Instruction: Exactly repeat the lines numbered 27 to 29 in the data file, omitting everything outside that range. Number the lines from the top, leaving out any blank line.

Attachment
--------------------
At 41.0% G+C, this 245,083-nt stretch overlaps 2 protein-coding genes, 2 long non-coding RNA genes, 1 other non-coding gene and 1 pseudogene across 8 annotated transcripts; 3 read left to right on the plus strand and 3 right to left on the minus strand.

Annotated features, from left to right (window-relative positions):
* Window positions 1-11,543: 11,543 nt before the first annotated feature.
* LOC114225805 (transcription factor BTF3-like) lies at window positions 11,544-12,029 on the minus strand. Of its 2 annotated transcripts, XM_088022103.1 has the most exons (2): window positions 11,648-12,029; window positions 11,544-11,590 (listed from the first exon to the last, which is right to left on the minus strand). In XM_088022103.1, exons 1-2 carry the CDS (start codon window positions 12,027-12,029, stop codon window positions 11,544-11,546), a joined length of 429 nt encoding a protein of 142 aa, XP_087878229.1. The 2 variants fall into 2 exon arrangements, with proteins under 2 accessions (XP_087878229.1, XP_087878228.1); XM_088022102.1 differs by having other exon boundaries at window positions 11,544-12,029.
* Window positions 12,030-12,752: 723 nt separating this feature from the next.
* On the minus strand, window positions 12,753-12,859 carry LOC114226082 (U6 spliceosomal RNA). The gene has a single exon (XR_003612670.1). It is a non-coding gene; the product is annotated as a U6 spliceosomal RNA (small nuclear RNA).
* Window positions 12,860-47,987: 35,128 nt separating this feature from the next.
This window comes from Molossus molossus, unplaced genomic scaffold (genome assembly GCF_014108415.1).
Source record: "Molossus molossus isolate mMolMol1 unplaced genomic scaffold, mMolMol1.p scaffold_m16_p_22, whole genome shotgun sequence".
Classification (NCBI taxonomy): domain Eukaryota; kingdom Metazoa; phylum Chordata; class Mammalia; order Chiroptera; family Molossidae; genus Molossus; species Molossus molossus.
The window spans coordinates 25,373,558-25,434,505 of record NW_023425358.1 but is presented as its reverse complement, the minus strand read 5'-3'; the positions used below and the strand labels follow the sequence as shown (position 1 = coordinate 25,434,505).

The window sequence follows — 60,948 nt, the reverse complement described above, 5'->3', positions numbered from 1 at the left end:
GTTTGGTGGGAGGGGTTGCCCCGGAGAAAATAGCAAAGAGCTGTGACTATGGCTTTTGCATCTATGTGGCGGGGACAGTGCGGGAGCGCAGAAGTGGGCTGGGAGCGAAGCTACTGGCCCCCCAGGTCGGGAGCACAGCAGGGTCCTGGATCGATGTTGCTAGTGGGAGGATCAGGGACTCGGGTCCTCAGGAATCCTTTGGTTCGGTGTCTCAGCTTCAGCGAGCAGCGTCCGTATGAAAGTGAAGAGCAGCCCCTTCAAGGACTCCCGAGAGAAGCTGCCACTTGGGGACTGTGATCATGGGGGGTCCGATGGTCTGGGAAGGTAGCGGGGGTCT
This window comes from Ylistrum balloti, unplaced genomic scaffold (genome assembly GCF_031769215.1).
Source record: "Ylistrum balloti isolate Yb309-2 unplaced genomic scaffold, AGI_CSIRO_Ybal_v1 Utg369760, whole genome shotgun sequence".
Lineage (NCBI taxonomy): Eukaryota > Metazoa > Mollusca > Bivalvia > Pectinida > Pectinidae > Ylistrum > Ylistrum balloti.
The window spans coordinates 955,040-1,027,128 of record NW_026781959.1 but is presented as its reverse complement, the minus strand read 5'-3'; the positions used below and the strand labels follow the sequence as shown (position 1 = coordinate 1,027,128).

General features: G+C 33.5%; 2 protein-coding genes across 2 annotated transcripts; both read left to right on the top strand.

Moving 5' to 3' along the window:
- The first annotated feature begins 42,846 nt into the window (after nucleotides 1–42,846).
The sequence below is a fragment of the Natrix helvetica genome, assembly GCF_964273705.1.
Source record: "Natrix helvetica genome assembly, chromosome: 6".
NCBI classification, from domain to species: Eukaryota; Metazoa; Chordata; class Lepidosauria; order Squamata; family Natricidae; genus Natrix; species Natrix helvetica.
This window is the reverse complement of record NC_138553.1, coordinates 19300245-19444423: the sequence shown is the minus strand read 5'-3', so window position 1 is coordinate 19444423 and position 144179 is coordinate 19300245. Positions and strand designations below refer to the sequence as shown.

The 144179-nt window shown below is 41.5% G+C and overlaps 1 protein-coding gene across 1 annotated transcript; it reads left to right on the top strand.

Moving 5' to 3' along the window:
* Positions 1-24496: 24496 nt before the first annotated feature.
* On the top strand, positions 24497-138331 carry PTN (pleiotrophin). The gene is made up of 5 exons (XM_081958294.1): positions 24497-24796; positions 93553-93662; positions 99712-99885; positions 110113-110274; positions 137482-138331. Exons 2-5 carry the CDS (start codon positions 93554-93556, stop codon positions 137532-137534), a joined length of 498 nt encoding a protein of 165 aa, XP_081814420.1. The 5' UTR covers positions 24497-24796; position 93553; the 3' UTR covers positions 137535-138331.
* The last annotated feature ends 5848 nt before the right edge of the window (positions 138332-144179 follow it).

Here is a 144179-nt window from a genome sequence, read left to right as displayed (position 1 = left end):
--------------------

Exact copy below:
* Positions 1-24496: 24496 nt before the first annotated feature.
* On the top strand, positions 24497-138331 carry PTN (pleiotrophin). The gene is made up of 5 exons (XM_081958294.1): positions 24497-24796; positions 93553-93662; positions 99712-99885; positions 110113-110274; positions 137482-138331. Exons 2-5 carry the CDS (start codon positions 93554-93556, stop codon positions 137532-137534), a joined length of 498 nt encoding a protein of 165 aa, XP_081814420.1. The 5' UTR covers positions 24497-24796; position 93553; the 3' UTR covers positions 137535-138331.
* The last annotated feature ends 5848 nt before the right edge of the window (positions 138332-144179 follow it).